Windows Patch Management Considerations

by George Chetcuti [Published on 20 July 2011 / Last Updated on 20 July 2011]

There are certain times when organizations decide not to deploy a software update solution and use Windows native functionality – Microsoft Update, as their main solution. This may be the best approach when organizations have dispersed offices around the globe with a small number of standalone computers. It is simpler to enable automatic updates on these clients' computers rather than implementing a costly patch management solution. The same may apply to organizations with many mobile workers who rarely connect to the organizational network. There are other scenarios where this functionality provided by Microsoft is more feasible.
However, relying completely on Microsoft Update has some weaknesses and these are listed below:
•    Each software update is downloaded separately by each client computer from Microsoft Update servers. This has a significant impact on bandwidth cost and usage.
•    This method does not allow for testing updates prior to deployment hence, if an end user installs an update and this update conflicts with an installed application then the organization may encounter productivity losses. In particular environments, one person may test the updates on a test computer and then gives the go ahead to other users if no problems were encountered on the test machine!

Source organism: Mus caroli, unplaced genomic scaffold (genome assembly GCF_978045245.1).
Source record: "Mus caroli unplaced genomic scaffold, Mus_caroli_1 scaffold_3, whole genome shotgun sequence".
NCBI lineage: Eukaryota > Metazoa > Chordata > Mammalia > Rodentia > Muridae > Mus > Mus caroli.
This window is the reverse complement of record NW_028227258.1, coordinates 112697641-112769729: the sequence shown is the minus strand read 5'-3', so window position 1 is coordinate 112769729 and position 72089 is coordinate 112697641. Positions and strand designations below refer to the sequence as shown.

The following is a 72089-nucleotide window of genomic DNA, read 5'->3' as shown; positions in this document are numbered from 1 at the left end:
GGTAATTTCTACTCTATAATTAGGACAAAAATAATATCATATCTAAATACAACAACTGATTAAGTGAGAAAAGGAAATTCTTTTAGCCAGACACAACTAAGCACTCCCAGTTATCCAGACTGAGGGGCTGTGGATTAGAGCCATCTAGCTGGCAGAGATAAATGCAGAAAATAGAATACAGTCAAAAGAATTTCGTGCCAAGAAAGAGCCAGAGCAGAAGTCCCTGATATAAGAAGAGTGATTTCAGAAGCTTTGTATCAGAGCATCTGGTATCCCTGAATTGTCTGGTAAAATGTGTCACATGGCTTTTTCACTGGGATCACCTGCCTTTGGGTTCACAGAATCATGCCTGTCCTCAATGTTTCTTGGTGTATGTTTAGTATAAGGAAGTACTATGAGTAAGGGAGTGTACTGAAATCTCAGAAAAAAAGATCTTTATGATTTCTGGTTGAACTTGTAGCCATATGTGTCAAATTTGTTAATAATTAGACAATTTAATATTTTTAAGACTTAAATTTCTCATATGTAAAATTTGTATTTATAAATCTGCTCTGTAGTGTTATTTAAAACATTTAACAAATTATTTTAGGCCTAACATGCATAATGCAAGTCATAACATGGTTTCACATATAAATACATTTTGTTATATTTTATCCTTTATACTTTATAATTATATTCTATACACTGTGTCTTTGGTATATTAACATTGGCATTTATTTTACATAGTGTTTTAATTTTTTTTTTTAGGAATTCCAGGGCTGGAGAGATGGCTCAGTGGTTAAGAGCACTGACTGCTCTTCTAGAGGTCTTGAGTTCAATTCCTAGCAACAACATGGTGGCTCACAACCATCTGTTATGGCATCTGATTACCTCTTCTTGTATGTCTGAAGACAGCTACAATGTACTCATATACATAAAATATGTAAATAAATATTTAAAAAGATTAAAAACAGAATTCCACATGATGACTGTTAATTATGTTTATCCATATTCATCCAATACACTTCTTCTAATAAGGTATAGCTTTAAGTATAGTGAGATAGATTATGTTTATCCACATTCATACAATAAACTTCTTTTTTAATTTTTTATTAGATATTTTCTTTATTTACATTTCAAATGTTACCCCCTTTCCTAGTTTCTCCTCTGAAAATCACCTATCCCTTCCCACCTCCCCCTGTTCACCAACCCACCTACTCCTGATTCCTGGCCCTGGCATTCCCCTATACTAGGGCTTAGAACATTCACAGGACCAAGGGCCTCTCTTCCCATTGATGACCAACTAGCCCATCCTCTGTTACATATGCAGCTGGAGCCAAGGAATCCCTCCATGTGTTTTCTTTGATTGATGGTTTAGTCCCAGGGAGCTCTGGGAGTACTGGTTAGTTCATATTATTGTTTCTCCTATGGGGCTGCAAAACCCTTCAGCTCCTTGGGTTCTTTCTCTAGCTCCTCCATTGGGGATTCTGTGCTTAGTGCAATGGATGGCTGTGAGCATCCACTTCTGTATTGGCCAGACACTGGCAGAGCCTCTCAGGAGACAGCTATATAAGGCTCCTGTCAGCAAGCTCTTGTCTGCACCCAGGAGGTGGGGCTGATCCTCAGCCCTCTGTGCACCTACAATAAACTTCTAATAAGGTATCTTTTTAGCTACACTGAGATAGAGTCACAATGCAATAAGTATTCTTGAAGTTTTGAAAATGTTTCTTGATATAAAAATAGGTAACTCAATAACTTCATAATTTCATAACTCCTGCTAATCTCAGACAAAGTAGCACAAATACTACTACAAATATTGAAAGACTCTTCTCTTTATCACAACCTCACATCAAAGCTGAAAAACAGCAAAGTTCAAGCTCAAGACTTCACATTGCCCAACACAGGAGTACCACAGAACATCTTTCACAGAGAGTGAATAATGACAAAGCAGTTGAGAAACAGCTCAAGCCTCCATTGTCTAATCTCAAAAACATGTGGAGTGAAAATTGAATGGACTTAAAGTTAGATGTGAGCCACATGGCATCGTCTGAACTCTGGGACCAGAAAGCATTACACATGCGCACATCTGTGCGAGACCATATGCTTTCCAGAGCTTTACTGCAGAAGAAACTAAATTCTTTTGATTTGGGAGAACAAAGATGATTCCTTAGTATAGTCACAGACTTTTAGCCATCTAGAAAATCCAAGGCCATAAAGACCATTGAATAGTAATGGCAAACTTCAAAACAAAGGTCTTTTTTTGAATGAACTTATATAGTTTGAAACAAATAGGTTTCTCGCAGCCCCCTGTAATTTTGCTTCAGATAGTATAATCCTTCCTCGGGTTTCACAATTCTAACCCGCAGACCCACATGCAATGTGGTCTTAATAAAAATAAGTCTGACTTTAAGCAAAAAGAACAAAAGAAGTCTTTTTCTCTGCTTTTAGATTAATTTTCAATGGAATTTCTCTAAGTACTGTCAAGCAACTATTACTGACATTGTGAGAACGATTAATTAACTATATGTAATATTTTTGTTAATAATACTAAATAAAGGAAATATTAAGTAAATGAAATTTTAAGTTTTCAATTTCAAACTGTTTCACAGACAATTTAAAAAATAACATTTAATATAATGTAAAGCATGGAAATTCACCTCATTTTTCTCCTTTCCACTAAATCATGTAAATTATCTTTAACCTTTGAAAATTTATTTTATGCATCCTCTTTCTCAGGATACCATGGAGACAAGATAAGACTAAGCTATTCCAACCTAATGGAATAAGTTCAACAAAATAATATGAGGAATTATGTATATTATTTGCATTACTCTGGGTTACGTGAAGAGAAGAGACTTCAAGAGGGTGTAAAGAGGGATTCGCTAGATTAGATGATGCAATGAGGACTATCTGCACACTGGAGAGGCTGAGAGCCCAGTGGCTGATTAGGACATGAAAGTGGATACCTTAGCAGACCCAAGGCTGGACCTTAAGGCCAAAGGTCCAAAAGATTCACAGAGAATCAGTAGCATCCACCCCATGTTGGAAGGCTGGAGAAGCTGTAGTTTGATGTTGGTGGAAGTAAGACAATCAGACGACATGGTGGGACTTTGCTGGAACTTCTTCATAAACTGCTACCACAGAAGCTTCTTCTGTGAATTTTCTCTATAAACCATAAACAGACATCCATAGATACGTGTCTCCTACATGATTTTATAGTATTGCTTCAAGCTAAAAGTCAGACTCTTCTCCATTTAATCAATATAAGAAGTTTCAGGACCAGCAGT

•    There is no centralized reporting and monitoring mechanism. System administers or auditors need to scan all computers to determine whether an update has installed correctly.

There are certain times when organizations decide not to deploy a software update solution and use Windows native functionality – Microsoft Update, as their main solution. This may be the best approach when organizations have dispersed offices around the globe with a small number of standalone computers. It is simpler to enable automatic updates on these clients' computers rather than implementing a costly patch management solution. The same may apply to organizations with many mobile workers who rarely connect to the organizational network. There are other scenarios where this functionality provided by Microsoft is more feasible.

However, relying completely on Microsoft Update has some weaknesses and these are listed below:

•    Each software update is downloaded separately by each client computer from Microsoft Update servers. This has a significant impact on bandwidth cost and usage.

•    This method does not allow for testing updates prior to deployment hence, if an end user installs an update and this update conflicts with an installed application then the organization may encounter productivity losses. In particular environments, one person may test the updates on a test computer and then gives the go ahead to other users if no problems were encountered on the test machine!

•    There is no centralized reporting and monitoring mechanism. System administers or auditors need to scan all computers to determine whether an update has installed correctly.

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